The Fall of the Towers
Bantam, 1986 - 416 pages
Come and enter Samuel Delany's tomorow, in this trilogy of high adventure, with acrobats and urchins, criminals and courtiers, fishermen and factory-workers, madmen and mind-readers, dwarves and ducheses, giants and geniuses, merchants and mathematicians, soldiers and scholars, pirates and poets, and a gallery of aliens who fly, crawl, burrow, or swim.
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"Into the dead city of Telphar," Chargill answered. "Exactly. And Telphar was not
at all dead when we built it, sixty years ago. The radiation hadn't progressed that
far. Well, why not send spies into Telphar and from there across the barrier and ...
"It was at the brink of the radiation barrier, in defiance of death, that Telphar was
established. It was far enough away to be safe, yet near enough to see the glow
at the horizon over the broken hills. At the same time, experiments were being ...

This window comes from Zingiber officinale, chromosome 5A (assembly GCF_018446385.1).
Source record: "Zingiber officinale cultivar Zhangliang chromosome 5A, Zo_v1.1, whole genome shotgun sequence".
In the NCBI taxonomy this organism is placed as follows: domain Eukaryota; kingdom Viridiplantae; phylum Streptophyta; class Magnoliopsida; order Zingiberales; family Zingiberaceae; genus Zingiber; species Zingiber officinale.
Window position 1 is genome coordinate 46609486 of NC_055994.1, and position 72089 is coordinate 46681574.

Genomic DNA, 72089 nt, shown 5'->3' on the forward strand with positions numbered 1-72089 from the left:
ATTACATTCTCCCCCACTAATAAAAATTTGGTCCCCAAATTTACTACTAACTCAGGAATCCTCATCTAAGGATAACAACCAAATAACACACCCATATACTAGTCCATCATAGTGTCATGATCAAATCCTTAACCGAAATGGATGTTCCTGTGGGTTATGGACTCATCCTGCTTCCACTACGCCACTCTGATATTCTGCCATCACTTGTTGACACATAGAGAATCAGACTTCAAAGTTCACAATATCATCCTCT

But Jon, and this isn't government propaganda, because I made the discovery
myself: whatever is beyond you there caused the radiation rise that destroyed
Telphar. Somewhere near Telphar is a projector that caused the rise, and it's still
What people are saying - Write a review
LibraryThing ReviewUser Review - Larou - LibraryThing
The Fall of the Towers is an omnibus of a trilogy Delany wrote early in his career, and while it is nowhere near the quality of his best works, it is hard to believe that he was a mere 22 years old ... Read full review
LibraryThing ReviewUser Review - kimpe - LibraryThing
This book was interesting. It was my introduction to Delany, and there were many things I liked about this book, but there were also many things I did not. I never felt any true connection to any of ... Read full review